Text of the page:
Colin Powell, soldier, statesman, and lifelong public servant to the imperatives of empire, died yesterday, at the age of 84. He is survived by his wife, three children, and four grandchildren. He was predeceased by his eponymous doctrine and at least 185,000 Iraqi civilians.
Born in 1937, Powell preceded by a decade the institution that would define both his life and much of the twentieth and twenty-first centuries. The 1947 National Security Act birthed the Department of Defense, coalescing the bureaucratic innovations in managing war and espionage cobbled together during World War II and setting the United States on a permanent war footing it has never left since. Harry Truman's ordered integration of the armed forces in 1948 made possible Powell's specific path into and through the military, but it was the 1947 act that ensured the United States would always perceive itself in existential peril — and adopt a military-first foreign policy to match.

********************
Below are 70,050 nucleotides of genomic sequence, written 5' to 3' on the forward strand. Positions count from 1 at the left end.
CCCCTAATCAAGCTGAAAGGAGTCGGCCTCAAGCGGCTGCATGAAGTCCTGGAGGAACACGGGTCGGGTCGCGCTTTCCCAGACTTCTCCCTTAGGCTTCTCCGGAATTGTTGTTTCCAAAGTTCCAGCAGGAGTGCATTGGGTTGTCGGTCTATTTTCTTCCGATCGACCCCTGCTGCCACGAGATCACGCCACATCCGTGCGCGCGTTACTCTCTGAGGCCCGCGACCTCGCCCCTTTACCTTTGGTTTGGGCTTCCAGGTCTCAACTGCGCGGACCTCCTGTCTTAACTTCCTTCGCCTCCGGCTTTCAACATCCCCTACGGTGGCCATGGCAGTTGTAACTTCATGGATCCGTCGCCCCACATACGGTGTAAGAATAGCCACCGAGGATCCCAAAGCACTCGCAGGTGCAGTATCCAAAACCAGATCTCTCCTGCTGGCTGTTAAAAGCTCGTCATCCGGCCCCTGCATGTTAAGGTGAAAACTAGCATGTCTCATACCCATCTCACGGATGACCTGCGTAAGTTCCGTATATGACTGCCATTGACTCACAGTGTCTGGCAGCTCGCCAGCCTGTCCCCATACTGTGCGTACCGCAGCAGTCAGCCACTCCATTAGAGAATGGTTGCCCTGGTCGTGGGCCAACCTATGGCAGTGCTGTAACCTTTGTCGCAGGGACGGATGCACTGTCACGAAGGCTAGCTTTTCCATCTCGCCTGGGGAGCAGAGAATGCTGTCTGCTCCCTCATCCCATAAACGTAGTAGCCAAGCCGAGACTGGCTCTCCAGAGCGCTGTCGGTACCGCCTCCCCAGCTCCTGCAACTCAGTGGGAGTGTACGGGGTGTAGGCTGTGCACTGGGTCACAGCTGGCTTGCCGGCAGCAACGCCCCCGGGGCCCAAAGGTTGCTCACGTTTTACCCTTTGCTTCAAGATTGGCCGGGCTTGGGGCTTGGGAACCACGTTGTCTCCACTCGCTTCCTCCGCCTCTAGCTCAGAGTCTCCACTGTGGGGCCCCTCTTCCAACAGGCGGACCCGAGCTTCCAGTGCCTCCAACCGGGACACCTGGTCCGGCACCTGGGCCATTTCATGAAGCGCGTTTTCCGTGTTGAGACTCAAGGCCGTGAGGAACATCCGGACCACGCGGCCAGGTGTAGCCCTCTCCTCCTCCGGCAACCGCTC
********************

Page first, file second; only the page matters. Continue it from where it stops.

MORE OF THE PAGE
Powell joined the Reserve Officers' Training Corps as a student at the City College of New York and was subsequently commissioned into the US Army in 1958. This was the relative lull between active US involvement in Korea and Vietnam, but it was still an era of the peacetime draft. The draft, kept in place by the same general who ran it during World War II and would continue to run it until 1970, was maintained in part to drive volunteer enlistment.